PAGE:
Jerica Richardson’s family left New Orleans two days before Hurricane Katrina struck in 2005.

Adrift in Georgia, the family lived in hotels or with friends off money from the Red Cross. Eventually, Richardson’s mother was hired by a company with ties to her former employer.

“They adopted our family,” Richardson said in a recent interview. “They committed to $1,000 of rent for the first six months, in addition to her salary, so that we could get re-acclimated into the community.”

That experience, she said, will shape her approach as the new Cobb County commissioner representing District 2, which includes parts of east Cobb, Vinings and Smyrna.

“For those that were … uncertain about the change, and were a little bit fearful about all the new people — it was when (locals) were able to connect that we truly became a part of the community,” she said. “And that's how I look at all of our challenges: that when people come together, that is how you can overcome them. It's not by being uncertain or fearful, but it's about expressing love and hope.”

Richardson bested Republican Fitz Johnson by a mere 1,000 votes out of a total of 106,000 cast. She will succeed outgoing Commissioner Bob Ott, a Republican, who has held the seat for the past 12 years. Her victory in the longtime Republican stronghold flipped the county’s governing board, which hasn’t been majority Democrat in decades.

Richardson’s family settled in east Cobb. Although her brothers graduated from Walton High, she attended North Springs High School in Sandy Springs for its magnet programs, studying opera, drawing and painting, among other things. 

("I didn't really continue it too much here, except in private settings," she said of opera. "I'll still sing for weddings or the national anthem or, for just private events, I may do some opera appearances.") 

Despite her artistic leanings, Richardson enrolled in the Georgia Institute of Technology’s biology program, thinking she might become a neurosurgeon, psychologist, or some combination of the two. She eventually changed majors after someone told her there were only two options for biology students: medical school or becoming a teacher.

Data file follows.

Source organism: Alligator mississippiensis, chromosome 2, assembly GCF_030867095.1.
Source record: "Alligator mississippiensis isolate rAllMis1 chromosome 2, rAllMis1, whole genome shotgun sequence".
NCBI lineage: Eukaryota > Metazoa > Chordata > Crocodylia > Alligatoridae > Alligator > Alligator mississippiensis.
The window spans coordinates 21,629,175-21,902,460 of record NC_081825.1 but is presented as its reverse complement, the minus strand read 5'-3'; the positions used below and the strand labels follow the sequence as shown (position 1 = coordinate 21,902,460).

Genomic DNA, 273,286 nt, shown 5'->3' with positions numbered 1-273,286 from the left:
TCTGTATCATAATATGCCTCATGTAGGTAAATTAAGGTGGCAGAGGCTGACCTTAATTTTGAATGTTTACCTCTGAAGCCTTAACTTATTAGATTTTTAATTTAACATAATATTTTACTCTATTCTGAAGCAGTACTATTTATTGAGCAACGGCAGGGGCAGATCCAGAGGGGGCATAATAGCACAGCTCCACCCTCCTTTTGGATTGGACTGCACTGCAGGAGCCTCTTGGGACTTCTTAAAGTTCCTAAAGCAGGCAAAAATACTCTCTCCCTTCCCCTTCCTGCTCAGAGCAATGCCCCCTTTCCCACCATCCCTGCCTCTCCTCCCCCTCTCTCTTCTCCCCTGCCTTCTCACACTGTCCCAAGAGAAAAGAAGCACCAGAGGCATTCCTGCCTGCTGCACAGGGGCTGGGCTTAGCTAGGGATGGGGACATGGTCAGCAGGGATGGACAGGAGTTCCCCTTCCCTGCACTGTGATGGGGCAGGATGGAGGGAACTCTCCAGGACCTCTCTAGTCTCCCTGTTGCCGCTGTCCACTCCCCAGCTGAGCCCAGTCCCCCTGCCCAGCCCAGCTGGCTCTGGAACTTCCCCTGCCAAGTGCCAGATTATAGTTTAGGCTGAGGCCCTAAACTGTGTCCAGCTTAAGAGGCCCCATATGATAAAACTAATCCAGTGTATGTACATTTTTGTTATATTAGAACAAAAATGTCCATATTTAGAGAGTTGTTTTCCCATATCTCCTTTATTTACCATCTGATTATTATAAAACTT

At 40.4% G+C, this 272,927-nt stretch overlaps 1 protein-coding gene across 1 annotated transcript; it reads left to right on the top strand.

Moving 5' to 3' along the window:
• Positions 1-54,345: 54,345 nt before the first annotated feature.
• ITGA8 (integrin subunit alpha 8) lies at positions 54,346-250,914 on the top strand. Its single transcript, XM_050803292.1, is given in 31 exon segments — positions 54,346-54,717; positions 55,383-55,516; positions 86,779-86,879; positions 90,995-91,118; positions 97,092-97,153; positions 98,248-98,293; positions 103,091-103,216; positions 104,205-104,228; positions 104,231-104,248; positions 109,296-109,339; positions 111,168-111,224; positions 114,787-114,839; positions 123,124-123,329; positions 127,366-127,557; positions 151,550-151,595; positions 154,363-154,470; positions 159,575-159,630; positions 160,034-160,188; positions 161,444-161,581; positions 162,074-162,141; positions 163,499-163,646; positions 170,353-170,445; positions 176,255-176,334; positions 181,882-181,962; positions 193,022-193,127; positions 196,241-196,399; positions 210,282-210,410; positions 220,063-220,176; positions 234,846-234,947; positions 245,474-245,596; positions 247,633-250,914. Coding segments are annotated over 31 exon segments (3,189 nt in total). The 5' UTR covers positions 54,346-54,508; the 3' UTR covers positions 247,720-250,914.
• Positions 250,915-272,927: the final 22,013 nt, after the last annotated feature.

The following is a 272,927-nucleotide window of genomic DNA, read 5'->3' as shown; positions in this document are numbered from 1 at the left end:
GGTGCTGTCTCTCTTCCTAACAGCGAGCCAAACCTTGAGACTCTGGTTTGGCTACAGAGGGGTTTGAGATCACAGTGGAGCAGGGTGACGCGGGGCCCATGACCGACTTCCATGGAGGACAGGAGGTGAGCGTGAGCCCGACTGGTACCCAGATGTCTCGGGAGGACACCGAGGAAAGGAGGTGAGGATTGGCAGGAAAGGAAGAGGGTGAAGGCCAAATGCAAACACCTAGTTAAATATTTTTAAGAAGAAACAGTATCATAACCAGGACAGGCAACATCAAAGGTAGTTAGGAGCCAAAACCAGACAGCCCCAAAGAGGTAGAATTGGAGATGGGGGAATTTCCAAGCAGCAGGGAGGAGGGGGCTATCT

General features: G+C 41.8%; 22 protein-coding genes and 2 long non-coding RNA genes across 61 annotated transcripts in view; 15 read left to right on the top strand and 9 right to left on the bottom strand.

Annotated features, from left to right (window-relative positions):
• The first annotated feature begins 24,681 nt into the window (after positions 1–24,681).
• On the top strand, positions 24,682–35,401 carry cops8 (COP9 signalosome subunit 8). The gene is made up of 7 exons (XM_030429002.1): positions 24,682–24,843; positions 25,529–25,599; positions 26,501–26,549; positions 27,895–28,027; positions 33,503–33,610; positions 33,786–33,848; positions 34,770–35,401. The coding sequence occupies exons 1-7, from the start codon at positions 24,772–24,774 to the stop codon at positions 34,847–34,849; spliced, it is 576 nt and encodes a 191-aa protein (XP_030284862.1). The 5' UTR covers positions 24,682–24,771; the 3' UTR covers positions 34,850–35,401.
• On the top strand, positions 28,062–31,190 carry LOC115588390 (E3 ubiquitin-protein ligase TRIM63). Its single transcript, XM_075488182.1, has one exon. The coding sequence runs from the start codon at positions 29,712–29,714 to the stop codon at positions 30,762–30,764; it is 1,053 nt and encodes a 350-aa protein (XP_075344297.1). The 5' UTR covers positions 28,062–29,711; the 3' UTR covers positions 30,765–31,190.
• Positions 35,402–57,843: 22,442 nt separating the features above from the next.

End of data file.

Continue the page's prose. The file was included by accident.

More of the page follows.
“I really like options,” she said with a laugh.

She graduated with a degree in biomedical engineering, a field she credits with teaching her an entirely new way of thinking.

“It's a method of breaking things down into inputs and outputs, and understanding … the complexity that impacts those inputs,” she said. “Engineering has become a part of who I am and how I process and how I think about things. Whether it be, you know, coming to county operations, or if it's at my day job.”

Richardson is a project manager at credit reporting agency Equifax, where she helps the company meet its obligations under a court settlement resulting from a 2017 data breach.

It’s a high-stakes job to which Richardson will be adding the myriad responsibilities of a county commissioner. But that may not be a problem for someone whose self-professed hobby is “problem-solving”; the commissioner-elect spent a recent Saturday not watching a movie, or reading a book, but coding. Her website needed an upgrade now that she wasn’t a candidate, but an elected official, she explained, and, having taught herself software development when trying to launch a business post-college, she could handle the update herself.

Nor is she a political neophyte. Richardson ran campaigns for state Rep. Erick Allen, D-Smyrna, and Cobb school board member Jaha Howard when he ran for state Senate several years ago. 

She has a list of ideas for improving the county — 38, to be exact. 

They include establishing an “economically-driven” diversity board that could invest in businesses across the county; turning county libraries into “functional economic development centers” by partnering with the Cobb Chamber of Commerce “to bring in maker spaces, whether it be a woodworking shop or a sound engineering studio or co-working spaces for small startups and nonprofits”; and taking a more “vision-driven approach” to the county budget “to see what the (return-on-investment) is on certain line items.”

Richardson said she has been meeting with county department heads over the past year, and looks forward to working with county Chairwoman-elect Lisa Cupid.

“I believe in her leadership and want to be a tool, be useful in her effort to be able to execute and lead in this county,” Richardson said.


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(1) comment

Mike Nelson

A diversity board ? Here it comes.

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